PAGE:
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one hip and one knee, on the good old NHS in York. Brilliant success. I found the knee recovery was very painful the hip was not so. when I came out of hospital from the hipI was walking down to the chickens same day without my stick, only because I forgot. duh
 

Trixie

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Had a hip replacement 18 months ago. 6 weeks after, able to walk without any crutches or sticks and no pain. Was also able to drive 3 weeks after op but waited 6 weeks after having clearance from consultant before driving long distance. Only disadvantage is I set off alarm as I go through airport security. Go for the op.
 
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SuperMike

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Ask yourself, could you do an emergency stop, I mean really jump on the brakes

Which is why no Doctor will actually tell you. The answer will always be clouded in mistry, so you can't say "he/she said" when the pooooo hit's the fan.
 
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kcy

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Had a hip replacement 18 months ago. 6 weeks after, able to walk without any crutches or sticks and no pain. Was also able to drive 3 weeks after op but waited 6 weeks after having clearance from consultant before driving long distance. Only disadvantage is I set off alarm as I go through airport security. Go for the op.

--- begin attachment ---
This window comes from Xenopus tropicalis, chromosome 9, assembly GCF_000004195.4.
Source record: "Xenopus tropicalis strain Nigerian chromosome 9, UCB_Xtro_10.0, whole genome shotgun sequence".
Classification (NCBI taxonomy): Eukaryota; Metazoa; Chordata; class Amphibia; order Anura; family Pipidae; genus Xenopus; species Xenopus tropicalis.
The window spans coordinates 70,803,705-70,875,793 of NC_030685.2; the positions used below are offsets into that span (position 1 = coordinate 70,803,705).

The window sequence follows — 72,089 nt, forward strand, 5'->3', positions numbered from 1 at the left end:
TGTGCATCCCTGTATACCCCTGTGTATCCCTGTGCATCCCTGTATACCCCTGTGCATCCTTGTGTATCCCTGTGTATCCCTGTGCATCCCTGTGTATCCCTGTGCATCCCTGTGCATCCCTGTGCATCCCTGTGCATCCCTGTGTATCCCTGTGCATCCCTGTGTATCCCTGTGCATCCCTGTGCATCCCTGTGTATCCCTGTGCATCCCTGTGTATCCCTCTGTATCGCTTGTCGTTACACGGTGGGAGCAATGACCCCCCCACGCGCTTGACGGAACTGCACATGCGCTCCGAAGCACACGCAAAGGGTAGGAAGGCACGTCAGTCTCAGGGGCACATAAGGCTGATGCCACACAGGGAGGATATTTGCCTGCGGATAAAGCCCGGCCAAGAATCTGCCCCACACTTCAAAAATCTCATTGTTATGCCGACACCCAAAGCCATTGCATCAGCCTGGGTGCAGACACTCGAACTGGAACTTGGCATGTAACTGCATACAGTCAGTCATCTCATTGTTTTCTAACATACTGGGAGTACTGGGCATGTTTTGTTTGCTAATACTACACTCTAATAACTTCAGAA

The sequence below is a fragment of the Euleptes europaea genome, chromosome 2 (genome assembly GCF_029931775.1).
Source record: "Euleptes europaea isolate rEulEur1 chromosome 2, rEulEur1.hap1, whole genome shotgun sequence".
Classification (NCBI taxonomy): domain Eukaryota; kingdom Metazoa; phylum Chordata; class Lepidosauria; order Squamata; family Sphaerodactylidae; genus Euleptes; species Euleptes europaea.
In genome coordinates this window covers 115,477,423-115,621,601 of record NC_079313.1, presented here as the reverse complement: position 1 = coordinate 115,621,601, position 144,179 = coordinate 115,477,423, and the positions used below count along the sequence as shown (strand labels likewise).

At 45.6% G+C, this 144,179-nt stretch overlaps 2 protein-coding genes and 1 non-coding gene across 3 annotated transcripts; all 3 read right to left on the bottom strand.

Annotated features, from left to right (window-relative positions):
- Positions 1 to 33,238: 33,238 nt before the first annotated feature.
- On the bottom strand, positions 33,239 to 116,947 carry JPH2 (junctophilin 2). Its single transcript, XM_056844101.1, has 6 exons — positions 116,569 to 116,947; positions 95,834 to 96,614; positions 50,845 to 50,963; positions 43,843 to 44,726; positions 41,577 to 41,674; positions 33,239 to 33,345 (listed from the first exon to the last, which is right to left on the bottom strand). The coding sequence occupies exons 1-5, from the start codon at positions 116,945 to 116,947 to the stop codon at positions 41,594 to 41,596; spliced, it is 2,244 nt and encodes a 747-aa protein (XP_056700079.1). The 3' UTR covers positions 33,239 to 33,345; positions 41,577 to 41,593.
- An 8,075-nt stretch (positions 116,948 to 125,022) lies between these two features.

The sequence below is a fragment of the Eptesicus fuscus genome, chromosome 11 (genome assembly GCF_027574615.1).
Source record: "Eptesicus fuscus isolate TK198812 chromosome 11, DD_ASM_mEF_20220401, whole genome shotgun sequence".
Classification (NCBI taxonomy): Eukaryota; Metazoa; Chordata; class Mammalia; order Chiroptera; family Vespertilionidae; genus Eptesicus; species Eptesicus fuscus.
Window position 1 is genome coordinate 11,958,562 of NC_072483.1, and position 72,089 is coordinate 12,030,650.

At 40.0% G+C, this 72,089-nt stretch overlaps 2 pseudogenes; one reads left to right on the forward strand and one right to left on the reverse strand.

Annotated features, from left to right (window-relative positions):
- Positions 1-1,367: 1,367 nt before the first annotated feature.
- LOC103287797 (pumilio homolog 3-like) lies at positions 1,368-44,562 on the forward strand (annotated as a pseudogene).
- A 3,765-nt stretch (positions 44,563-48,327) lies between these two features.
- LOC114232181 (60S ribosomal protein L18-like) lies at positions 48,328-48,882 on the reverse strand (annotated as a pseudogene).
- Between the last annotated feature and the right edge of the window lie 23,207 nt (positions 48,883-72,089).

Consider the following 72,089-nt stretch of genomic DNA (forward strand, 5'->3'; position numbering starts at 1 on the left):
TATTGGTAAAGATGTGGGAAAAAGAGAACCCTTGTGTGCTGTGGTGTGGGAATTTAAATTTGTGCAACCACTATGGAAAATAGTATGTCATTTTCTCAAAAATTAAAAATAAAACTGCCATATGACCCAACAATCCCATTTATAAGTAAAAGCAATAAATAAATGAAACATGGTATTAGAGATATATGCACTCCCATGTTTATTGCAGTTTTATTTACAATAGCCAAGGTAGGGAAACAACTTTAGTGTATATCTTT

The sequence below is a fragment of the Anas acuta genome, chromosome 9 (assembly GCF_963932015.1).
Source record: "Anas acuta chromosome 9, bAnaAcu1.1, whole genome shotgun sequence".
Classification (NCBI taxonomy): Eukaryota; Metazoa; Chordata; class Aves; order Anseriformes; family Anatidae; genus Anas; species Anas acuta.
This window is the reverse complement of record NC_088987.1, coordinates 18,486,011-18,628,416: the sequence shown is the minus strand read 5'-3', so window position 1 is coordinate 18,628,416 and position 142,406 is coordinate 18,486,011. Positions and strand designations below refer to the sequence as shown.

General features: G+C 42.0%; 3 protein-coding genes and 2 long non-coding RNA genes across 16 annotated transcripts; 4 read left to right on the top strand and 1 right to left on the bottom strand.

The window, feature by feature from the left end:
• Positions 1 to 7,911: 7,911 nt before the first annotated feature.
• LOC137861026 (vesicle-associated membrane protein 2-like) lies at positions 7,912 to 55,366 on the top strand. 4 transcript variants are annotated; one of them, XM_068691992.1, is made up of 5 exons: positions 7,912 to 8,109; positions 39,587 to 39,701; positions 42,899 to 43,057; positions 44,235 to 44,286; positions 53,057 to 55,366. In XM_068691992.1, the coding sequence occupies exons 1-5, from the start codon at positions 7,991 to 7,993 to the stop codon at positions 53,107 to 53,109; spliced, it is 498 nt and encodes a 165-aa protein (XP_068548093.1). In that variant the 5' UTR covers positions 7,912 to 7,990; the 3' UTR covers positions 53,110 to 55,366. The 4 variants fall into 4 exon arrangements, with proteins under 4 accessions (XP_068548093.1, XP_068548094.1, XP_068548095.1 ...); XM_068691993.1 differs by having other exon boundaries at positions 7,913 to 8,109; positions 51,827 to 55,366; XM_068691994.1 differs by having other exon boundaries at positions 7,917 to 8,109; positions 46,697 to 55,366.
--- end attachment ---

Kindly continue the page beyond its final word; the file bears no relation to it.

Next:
I have flown frequently in the two years since my op and don't set off security alarms....curious. And I was without crutches with the hip less than two weeks. the knee was about six weeks

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rikfos

rikfos

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Thanks once again for all your replies and advice.
My doctor sent me straight to hospital for an xray
He gave me the choice of either the general hospital or the Nuffield for the op
The consultant saw me 1 month later ( I could have seen him sooner), and my op is on the 29th December
at the Nuffield- no charge. I'm bricking it as I have never been ill or been an inpatient
 
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Geo

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Can't please everyone

hip.jpg
 

glyndwr

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I was 47 when first diagnosed with osteoarthritis of both hips and lower spine,i am now 56,i have had steroid injections to relieve inflammation and pain and now take anti inflammatory tablets every day,but i did change my job (bricklayer)at 50 years old and now drive for a living,speaking with the doc last friday he said try and handle and control the pain as long as i can and when it gets to much they will replace both hips one at a time,but will give me another load of steroid injections if i want them.
at the moment i can handle the pain,but the cold weather does not help.
Same here , have back xray last week and have spondolitus right through too , severe wear through ageing
 
Feb 8, 2014
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got new hip in 2000, and still going strong, new lease of life, as I recall was driving not long after around 2 to 3 months.